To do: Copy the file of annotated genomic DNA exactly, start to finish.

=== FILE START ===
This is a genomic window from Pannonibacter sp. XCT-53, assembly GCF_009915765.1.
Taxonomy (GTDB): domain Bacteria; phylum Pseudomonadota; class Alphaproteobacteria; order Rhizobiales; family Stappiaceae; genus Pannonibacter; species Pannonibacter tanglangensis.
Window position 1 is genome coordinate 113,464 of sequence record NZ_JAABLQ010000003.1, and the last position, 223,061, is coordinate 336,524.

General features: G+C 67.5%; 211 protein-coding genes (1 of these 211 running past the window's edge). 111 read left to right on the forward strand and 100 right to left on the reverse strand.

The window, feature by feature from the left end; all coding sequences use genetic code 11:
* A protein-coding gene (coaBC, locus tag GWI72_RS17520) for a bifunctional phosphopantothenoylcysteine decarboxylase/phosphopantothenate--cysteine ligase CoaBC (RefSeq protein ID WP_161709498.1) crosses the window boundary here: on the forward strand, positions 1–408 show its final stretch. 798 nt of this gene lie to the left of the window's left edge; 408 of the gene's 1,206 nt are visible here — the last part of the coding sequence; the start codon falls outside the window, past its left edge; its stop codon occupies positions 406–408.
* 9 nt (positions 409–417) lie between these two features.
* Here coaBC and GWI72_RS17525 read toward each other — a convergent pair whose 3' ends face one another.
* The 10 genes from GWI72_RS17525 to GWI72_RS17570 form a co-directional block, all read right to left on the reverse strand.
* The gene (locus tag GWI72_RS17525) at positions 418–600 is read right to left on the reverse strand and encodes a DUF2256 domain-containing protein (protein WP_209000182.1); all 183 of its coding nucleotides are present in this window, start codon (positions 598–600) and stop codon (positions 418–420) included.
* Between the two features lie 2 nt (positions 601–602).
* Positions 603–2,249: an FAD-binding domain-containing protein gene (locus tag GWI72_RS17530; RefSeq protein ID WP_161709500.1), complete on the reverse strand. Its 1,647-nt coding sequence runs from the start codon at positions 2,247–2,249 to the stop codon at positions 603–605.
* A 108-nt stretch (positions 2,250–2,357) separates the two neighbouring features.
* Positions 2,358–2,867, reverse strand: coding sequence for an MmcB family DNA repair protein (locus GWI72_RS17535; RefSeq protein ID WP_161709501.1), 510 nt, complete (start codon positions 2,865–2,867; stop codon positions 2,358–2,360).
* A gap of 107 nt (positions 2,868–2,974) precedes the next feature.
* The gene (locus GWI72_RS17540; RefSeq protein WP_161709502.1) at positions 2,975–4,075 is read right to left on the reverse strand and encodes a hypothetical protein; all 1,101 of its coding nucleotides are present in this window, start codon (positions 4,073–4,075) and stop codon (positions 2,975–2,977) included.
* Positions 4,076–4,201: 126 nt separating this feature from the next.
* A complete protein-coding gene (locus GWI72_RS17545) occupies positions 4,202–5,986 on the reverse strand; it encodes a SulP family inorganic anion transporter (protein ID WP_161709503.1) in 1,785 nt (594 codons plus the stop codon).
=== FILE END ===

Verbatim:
This is a genomic window from Pannonibacter sp. XCT-53, assembly GCF_009915765.1.
Taxonomy (GTDB): domain Bacteria; phylum Pseudomonadota; class Alphaproteobacteria; order Rhizobiales; family Stappiaceae; genus Pannonibacter; species Pannonibacter tanglangensis.
Window position 1 is genome coordinate 113,464 of sequence record NZ_JAABLQ010000003.1, and the last position, 223,061, is coordinate 336,524.

General features: G+C 67.5%; 211 protein-coding genes (1 of these 211 running past the window's edge). 111 read left to right on the forward strand and 100 right to left on the reverse strand.

The window, feature by feature from the left end; all coding sequences use genetic code 11:
* A protein-coding gene (coaBC, locus tag GWI72_RS17520) for a bifunctional phosphopantothenoylcysteine decarboxylase/phosphopantothenate--cysteine ligase CoaBC (RefSeq protein ID WP_161709498.1) crosses the window boundary here: on the forward strand, positions 1–408 show its final stretch. 798 nt of this gene lie to the left of the window's left edge; 408 of the gene's 1,206 nt are visible here — the last part of the coding sequence; the start codon falls outside the window, past its left edge; its stop codon occupies positions 406–408.
* 9 nt (positions 409–417) lie between these two features.
* Here coaBC and GWI72_RS17525 read toward each other — a convergent pair whose 3' ends face one another.
* The 10 genes from GWI72_RS17525 to GWI72_RS17570 form a co-directional block, all read right to left on the reverse strand.
* The gene (locus tag GWI72_RS17525) at positions 418–600 is read right to left on the reverse strand and encodes a DUF2256 domain-containing protein (protein WP_209000182.1); all 183 of its coding nucleotides are present in this window, start codon (positions 598–600) and stop codon (positions 418–420) included.
* Between the two features lie 2 nt (positions 601–602).
* Positions 603–2,249: an FAD-binding domain-containing protein gene (locus tag GWI72_RS17530; RefSeq protein ID WP_161709500.1), complete on the reverse strand. Its 1,647-nt coding sequence runs from the start codon at positions 2,247–2,249 to the stop codon at positions 603–605.
* A 108-nt stretch (positions 2,250–2,357) separates the two neighbouring features.
* Positions 2,358–2,867, reverse strand: coding sequence for an MmcB family DNA repair protein (locus GWI72_RS17535; RefSeq protein ID WP_161709501.1), 510 nt, complete (start codon positions 2,865–2,867; stop codon positions 2,358–2,360).
* A gap of 107 nt (positions 2,868–2,974) precedes the next feature.
* The gene (locus GWI72_RS17540; RefSeq protein WP_161709502.1) at positions 2,975–4,075 is read right to left on the reverse strand and encodes a hypothetical protein; all 1,101 of its coding nucleotides are present in this window, start codon (positions 4,073–4,075) and stop codon (positions 2,975–2,977) included.
* Positions 4,076–4,201: 126 nt separating this feature from the next.
* A complete protein-coding gene (locus GWI72_RS17545) occupies positions 4,202–5,986 on the reverse strand; it encodes a SulP family inorganic anion transporter (protein ID WP_161709503.1) in 1,785 nt (594 codons plus the stop codon).